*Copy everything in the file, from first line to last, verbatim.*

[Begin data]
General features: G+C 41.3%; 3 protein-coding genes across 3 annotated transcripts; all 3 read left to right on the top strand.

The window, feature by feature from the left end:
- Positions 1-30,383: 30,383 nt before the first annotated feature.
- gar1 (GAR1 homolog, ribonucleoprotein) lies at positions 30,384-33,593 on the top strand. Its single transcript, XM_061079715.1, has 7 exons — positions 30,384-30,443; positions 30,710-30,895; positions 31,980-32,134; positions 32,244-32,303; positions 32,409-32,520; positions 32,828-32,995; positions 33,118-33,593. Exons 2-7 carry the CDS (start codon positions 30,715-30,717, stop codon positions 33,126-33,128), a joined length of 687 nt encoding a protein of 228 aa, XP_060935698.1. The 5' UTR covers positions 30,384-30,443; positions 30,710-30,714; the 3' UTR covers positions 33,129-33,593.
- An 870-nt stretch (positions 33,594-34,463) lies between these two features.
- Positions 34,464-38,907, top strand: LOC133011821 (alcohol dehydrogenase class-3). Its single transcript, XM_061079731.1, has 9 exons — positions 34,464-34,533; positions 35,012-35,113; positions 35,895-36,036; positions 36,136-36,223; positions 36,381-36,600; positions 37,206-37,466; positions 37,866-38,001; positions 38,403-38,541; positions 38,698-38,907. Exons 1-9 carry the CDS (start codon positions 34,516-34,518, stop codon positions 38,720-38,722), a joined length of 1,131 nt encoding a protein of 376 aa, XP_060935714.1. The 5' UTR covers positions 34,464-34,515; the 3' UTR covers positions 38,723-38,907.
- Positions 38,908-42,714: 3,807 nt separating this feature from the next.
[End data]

General features: G+C 41.3%; 3 protein-coding genes across 3 annotated transcripts; all 3 read left to right on the top strand.

The window, feature by feature from the left end:
- Positions 1-30,383: 30,383 nt before the first annotated feature.
- gar1 (GAR1 homolog, ribonucleoprotein) lies at positions 30,384-33,593 on the top strand. Its single transcript, XM_061079715.1, has 7 exons — positions 30,384-30,443; positions 30,710-30,895; positions 31,980-32,134; positions 32,244-32,303; positions 32,409-32,520; positions 32,828-32,995; positions 33,118-33,593. Exons 2-7 carry the CDS (start codon positions 30,715-30,717, stop codon positions 33,126-33,128), a joined length of 687 nt encoding a protein of 228 aa, XP_060935698.1. The 5' UTR covers positions 30,384-30,443; positions 30,710-30,714; the 3' UTR covers positions 33,129-33,593.
- An 870-nt stretch (positions 33,594-34,463) lies between these two features.
- Positions 34,464-38,907, top strand: LOC133011821 (alcohol dehydrogenase class-3). Its single transcript, XM_061079731.1, has 9 exons — positions 34,464-34,533; positions 35,012-35,113; positions 35,895-36,036; positions 36,136-36,223; positions 36,381-36,600; positions 37,206-37,466; positions 37,866-38,001; positions 38,403-38,541; positions 38,698-38,907. Exons 1-9 carry the CDS (start codon positions 34,516-34,518, stop codon positions 38,720-38,722), a joined length of 1,131 nt encoding a protein of 376 aa, XP_060935714.1. The 5' UTR covers positions 34,464-34,515; the 3' UTR covers positions 38,723-38,907.
- Positions 38,908-42,714: 3,807 nt separating this feature from the next.